Here, they discovered there was a major (P < .003) linear affiliation between tea consumption and having kind 2 diabetes, with the relative danger of creating kind 2 diabetes reducing by 0.986 for each extra cup of tea that was drunk.
HRs for the event of kind 2 diabetes in tea drinkers versus non–tea drinkers had been 1.00 for many who drank lower than one cup per day, 0.96 for many who had one to 2 cups, and 0.84 for many who drank 4 or extra cups.
“While more research needs to be done to determine the exact dosage and mechanisms behind these observations, our findings suggest that drinking tea is beneficial in reducing the risk of type 2 diabetes, but only at high doses (at least 4 cups a day)”, stated Dr. Li.
Perhaps, “we did not find an association between tea drinking and type 2 diabetes in our cohort study because we did not look at higher tea consumption,” she added.
Tempest in a Teacup
“This is large, observational data. It’s not a randomized controlled trial so there’s plenty of room for data to be misunderstood,” warned Matt Sydes, MSc, professor of medical trials & methodology on the MRC Clinical Trials Unit, University College London.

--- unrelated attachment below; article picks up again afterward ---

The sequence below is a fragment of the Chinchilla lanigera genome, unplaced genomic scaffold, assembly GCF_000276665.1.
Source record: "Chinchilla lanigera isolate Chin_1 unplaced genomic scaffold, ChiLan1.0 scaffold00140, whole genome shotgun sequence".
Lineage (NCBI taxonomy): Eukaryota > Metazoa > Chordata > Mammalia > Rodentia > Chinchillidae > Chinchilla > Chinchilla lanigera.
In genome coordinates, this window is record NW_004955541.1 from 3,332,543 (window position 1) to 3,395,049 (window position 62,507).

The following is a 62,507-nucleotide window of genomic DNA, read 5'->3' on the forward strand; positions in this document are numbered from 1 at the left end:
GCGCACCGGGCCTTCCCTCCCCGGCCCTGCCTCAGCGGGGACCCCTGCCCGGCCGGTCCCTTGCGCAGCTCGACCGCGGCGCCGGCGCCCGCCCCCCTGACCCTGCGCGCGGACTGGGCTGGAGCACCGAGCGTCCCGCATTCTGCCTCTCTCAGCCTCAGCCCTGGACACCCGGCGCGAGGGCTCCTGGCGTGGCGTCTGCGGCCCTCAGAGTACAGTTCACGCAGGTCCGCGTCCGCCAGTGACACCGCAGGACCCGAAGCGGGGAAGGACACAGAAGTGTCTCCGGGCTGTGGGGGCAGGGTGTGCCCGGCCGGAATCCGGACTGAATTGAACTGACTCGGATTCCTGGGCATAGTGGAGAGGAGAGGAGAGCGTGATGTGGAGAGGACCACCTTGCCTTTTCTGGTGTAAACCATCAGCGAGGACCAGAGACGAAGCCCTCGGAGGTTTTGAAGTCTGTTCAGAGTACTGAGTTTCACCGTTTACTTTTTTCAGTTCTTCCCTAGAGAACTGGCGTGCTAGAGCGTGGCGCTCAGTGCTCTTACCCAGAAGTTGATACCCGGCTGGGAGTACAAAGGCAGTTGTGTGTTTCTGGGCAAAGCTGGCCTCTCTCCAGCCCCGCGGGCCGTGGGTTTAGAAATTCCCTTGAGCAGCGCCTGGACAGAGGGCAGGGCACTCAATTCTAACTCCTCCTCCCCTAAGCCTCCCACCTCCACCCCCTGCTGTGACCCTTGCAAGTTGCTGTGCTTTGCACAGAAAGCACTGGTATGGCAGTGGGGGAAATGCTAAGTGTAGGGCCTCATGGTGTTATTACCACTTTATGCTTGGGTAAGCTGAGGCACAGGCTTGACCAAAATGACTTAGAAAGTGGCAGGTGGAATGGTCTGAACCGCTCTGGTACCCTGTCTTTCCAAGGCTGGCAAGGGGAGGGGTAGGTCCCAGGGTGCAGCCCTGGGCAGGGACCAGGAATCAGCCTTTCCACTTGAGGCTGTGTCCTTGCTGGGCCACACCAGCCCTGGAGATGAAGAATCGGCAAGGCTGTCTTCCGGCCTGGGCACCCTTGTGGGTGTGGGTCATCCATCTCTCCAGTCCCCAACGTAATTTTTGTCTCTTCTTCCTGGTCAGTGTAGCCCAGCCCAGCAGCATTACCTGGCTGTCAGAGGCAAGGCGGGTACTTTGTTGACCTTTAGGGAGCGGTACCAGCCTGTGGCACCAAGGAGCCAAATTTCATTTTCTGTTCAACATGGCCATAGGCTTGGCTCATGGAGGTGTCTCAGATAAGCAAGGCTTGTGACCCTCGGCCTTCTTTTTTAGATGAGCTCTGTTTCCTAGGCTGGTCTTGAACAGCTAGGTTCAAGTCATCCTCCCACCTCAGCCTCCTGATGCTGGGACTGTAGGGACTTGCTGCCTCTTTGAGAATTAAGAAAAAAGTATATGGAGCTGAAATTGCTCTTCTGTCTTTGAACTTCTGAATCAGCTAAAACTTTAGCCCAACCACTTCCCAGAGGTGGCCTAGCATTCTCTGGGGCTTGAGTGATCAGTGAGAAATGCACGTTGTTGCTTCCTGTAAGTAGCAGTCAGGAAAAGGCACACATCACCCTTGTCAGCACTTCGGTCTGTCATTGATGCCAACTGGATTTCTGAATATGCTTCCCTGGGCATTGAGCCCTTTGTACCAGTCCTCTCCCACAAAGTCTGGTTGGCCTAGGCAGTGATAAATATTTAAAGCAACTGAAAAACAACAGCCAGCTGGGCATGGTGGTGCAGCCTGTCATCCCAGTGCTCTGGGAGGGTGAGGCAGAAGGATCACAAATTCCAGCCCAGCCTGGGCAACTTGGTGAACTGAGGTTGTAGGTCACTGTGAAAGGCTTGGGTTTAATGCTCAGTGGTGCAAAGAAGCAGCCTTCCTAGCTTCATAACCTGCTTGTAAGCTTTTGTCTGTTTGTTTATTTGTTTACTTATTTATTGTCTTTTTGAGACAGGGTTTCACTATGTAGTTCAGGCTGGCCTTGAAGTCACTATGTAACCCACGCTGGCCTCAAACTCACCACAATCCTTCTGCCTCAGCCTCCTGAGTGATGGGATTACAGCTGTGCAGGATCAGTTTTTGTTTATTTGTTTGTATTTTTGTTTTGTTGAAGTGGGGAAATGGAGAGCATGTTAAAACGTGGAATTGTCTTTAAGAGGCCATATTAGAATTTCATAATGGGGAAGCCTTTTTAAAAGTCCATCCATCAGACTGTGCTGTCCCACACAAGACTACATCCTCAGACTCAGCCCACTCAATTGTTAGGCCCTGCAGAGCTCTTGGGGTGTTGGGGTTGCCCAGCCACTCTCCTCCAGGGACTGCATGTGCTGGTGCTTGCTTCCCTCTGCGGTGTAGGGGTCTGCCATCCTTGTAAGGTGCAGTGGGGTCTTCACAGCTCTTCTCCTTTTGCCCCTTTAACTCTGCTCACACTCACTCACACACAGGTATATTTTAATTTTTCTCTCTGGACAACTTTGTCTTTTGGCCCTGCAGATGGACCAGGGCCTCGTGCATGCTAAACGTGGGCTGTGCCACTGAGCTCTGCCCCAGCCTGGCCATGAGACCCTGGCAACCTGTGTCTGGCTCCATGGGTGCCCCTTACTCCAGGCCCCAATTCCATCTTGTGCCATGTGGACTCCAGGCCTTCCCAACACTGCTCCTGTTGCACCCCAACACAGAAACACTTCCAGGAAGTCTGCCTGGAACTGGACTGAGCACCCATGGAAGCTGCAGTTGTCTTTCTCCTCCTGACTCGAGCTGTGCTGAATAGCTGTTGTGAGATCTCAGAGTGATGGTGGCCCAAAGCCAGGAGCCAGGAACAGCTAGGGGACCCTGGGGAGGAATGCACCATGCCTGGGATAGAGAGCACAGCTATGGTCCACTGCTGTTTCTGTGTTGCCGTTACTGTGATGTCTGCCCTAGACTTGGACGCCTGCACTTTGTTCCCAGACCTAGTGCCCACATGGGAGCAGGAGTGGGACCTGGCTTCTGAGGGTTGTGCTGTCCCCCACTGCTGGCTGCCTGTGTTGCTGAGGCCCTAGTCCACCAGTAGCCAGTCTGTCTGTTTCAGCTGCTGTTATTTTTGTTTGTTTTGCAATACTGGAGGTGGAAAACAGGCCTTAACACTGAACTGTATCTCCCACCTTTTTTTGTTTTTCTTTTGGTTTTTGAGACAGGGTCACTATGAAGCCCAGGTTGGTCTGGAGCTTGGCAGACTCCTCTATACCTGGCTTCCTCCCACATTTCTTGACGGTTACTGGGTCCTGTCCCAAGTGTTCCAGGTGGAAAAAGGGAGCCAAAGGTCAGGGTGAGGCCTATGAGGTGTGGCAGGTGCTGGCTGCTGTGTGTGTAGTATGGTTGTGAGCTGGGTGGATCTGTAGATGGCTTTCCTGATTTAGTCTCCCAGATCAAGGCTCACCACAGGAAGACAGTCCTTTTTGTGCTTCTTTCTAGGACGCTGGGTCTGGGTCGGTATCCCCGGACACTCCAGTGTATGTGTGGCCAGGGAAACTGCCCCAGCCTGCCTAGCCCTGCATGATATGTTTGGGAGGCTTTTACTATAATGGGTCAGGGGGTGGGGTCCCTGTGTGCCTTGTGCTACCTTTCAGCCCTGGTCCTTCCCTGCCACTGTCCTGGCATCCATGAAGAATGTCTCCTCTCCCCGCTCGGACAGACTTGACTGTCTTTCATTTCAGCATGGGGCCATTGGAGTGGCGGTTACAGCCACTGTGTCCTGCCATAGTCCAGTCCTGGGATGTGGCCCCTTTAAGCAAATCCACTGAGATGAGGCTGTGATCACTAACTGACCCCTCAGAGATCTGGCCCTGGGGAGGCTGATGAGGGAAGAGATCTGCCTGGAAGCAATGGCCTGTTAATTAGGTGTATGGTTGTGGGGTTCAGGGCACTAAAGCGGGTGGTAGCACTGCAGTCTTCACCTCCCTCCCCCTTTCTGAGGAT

(*2*) added Dr. Sydes.
“Being only a conference abstract, it is difficult to assess the quality of this research,” Baptiste Leurent, PhD, a medical statistician additionally working at University College London, stated. Not solely was the cohort research observational, so had been all the opposite research included within the meta-analysis, he identified.
“Therefore, no cause-effect conclusions can be drawn. The association could simply be due to other factors, such as those drinking more tea having a healthier lifestyle. It does not seem that the authors tried to control for confounders, which is usually difficult in meta-analysis,” Dr. Leurent stated.